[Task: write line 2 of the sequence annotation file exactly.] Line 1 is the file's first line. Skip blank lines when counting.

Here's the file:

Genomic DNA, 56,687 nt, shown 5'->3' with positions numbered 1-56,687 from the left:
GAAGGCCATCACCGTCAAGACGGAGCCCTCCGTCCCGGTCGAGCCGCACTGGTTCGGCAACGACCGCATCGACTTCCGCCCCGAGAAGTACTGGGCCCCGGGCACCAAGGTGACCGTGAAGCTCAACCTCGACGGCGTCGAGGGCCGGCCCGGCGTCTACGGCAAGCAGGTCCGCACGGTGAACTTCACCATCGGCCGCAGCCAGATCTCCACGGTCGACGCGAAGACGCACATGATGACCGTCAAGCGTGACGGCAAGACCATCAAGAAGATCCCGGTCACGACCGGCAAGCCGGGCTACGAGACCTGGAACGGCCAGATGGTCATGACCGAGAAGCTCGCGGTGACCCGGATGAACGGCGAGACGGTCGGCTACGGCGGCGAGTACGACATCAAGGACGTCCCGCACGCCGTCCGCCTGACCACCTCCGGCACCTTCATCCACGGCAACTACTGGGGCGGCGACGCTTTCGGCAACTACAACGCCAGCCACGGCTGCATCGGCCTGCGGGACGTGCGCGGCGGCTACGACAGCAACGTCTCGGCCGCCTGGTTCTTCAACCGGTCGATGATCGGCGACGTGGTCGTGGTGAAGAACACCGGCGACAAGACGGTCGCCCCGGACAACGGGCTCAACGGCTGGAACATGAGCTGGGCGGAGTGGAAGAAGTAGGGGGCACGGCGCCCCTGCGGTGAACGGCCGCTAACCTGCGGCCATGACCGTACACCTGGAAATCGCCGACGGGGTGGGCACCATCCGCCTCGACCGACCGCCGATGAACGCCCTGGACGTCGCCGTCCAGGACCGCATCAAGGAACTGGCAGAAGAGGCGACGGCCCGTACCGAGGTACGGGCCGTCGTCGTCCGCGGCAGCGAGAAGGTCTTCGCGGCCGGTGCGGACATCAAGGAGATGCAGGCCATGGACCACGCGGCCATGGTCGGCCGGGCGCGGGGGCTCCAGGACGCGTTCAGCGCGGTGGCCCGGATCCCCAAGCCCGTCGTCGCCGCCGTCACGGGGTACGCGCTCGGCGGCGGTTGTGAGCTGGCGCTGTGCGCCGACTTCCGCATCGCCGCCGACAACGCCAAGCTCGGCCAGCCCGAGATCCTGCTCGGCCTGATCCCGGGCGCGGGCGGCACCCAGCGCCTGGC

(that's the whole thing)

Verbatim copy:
GAAGGCCATCACCGTCAAGACGGAGCCCTCCGTCCCGGTCGAGCCGCACTGGTTCGGCAACGACCGCATCGACTTCCGCCCCGAGAAGTACTGGGCCCCGGGCACCAAGGTGACCGTGAAGCTCAACCTCGACGGCGTCGAGGGCCGGCCCGGCGTCTACGGCAAGCAGGTCCGCACGGTGAACTTCACCATCGGCCGCAGCCAGATCTCCACGGTCGACGCGAAGACGCACATGATGACCGTCAAGCGTGACGGCAAGACCATCAAGAAGATCCCGGTCACGACCGGCAAGCCGGGCTACGAGACCTGGAACGGCCAGATGGTCATGACCGAGAAGCTCGCGGTGACCCGGATGAACGGCGAGACGGTCGGCTACGGCGGCGAGTACGACATCAAGGACGTCCCGCACGCCGTCCGCCTGACCACCTCCGGCACCTTCATCCACGGCAACTACTGGGGCGGCGACGCTTTCGGCAACTACAACGCCAGCCACGGCTGCATCGGCCTGCGGGACGTGCGCGGCGGCTACGACAGCAACGTCTCGGCCGCCTGGTTCTTCAACCGGTCGATGATCGGCGACGTGGTCGTGGTGAAGAACACCGGCGACAAGACGGTCGCCCCGGACAACGGGCTCAACGGCTGGAACATGAGCTGGGCGGAGTGGAAGAAGTAGGGGGCACGGCGCCCCTGCGGTGAACGGCCGCTAACCTGCGGCCATGACCGTACACCTGGAAATCGCCGACGGGGTGGGCACCATCCGCCTCGACCGACCGCCGATGAACGCCCTGGACGTCGCCGTCCAGGACCGCATCAAGGAACTGGCAGAAGAGGCGACGGCCCGTACCGAGGTACGGGCCGTCGTCGTCCGCGGCAGCGAGAAGGTCTTCGCGGCCGGTGCGGACATCAAGGAGATGCAGGCCATGGACCACGCGGCCATGGTCGGCCGGGCGCGGGGGCTCCAGGACGCGTTCAGCGCGGTGGCCCGGATCCCCAAGCCCGTCGTCGCCGCCGTCACGGGGTACGCGCTCGGCGGCGGTTGTGAGCTGGCGCTGTGCGCCGACTTCCGCATCGCCGCCGACAACGCCAAGCTCGGCCAGCCCGAGATCCTGCTCGGCCTGATCCCGGGCGCGGGCGGCACCCAGCGCCTGGC